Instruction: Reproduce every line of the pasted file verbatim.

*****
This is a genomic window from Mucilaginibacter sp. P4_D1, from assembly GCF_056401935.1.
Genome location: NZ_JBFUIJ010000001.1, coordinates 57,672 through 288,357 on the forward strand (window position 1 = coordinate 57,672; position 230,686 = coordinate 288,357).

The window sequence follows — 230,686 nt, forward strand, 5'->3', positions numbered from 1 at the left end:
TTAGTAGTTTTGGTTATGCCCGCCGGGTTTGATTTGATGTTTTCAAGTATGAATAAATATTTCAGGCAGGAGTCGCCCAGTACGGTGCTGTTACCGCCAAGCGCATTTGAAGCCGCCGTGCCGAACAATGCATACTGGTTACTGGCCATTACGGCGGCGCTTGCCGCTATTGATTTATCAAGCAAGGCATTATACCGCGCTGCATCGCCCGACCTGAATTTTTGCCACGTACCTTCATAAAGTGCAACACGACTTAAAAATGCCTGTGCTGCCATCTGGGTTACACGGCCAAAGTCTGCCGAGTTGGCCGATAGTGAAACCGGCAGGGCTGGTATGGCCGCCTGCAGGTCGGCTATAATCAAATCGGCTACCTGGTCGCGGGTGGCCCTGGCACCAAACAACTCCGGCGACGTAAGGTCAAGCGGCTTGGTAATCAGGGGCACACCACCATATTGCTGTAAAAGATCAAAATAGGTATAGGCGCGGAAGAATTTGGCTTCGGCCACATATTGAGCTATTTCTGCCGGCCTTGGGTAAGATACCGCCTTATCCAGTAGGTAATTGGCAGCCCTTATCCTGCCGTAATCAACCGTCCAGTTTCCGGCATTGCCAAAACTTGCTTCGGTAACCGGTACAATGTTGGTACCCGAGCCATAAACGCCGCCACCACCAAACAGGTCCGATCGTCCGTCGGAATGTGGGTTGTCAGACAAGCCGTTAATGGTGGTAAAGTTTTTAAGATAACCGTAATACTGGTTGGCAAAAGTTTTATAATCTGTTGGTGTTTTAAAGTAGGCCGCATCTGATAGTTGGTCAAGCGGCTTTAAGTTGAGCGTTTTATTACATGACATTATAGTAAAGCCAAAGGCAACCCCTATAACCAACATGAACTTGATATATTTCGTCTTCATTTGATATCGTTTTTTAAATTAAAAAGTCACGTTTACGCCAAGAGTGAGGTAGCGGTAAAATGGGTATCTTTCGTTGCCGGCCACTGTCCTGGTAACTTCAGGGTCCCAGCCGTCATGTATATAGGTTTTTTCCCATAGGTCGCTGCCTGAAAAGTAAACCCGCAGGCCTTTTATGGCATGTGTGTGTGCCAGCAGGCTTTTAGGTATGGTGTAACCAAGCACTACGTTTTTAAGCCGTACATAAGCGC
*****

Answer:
This is a genomic window from Mucilaginibacter sp. P4_D1, from assembly GCF_056401935.1.
Genome location: NZ_JBFUIJ010000001.1, coordinates 57,672 through 288,357 on the forward strand (window position 1 = coordinate 57,672; position 230,686 = coordinate 288,357).

The window sequence follows — 230,686 nt, forward strand, 5'->3', positions numbered from 1 at the left end:
TTAGTAGTTTTGGTTATGCCCGCCGGGTTTGATTTGATGTTTTCAAGTATGAATAAATATTTCAGGCAGGAGTCGCCCAGTACGGTGCTGTTACCGCCAAGCGCATTTGAAGCCGCCGTGCCGAACAATGCATACTGGTTACTGGCCATTACGGCGGCGCTTGCCGCTATTGATTTATCAAGCAAGGCATTATACCGCGCTGCATCGCCCGACCTGAATTTTTGCCACGTACCTTCATAAAGTGCAACACGACTTAAAAATGCCTGTGCTGCCATCTGGGTTACACGGCCAAAGTCTGCCGAGTTGGCCGATAGTGAAACCGGCAGGGCTGGTATGGCCGCCTGCAGGTCGGCTATAATCAAATCGGCTACCTGGTCGCGGGTGGCCCTGGCACCAAACAACTCCGGCGACGTAAGGTCAAGCGGCTTGGTAATCAGGGGCACACCACCATATTGCTGTAAAAGATCAAAATAGGTATAGGCGCGGAAGAATTTGGCTTCGGCCACATATTGAGCTATTTCTGCCGGCCTTGGGTAAGATACCGCCTTATCCAGTAGGTAATTGGCAGCCCTTATCCTGCCGTAATCAACCGTCCAGTTTCCGGCATTGCCAAAACTTGCTTCGGTAACCGGTACAATGTTGGTACCCGAGCCATAAACGCCGCCACCACCAAACAGGTCCGATCGTCCGTCGGAATGTGGGTTGTCAGACAAGCCGTTAATGGTGGTAAAGTTTTTAAGATAACCGTAATACTGGTTGGCAAAAGTTTTATAATCTGTTGGTGTTTTAAAGTAGGCCGCATCTGATAGTTGGTCAAGCGGCTTTAAGTTGAGCGTTTTATTACATGACATTATAGTAAAGCCAAAGGCAACCCCTATAACCAACATGAACTTGATATATTTCGTCTTCATTTGATATCGTTTTTTAAATTAAAAAGTCACGTTTACGCCAAGAGTGAGGTAGCGGTAAAATGGGTATCTTTCGTTGCCGGCCACTGTCCTGGTAACTTCAGGGTCCCAGCCGTCATGTATATAGGTTTTTTCCCATAGGTCGCTGCCTGAAAAGTAAACCCGCAGGCCTTTTATGGCATGTGTGTGTGCCAGCAGGCTTTTAGGTATGGTGTAACCAAGCACTACGTTTTTAAGCCGTACATAAGCGC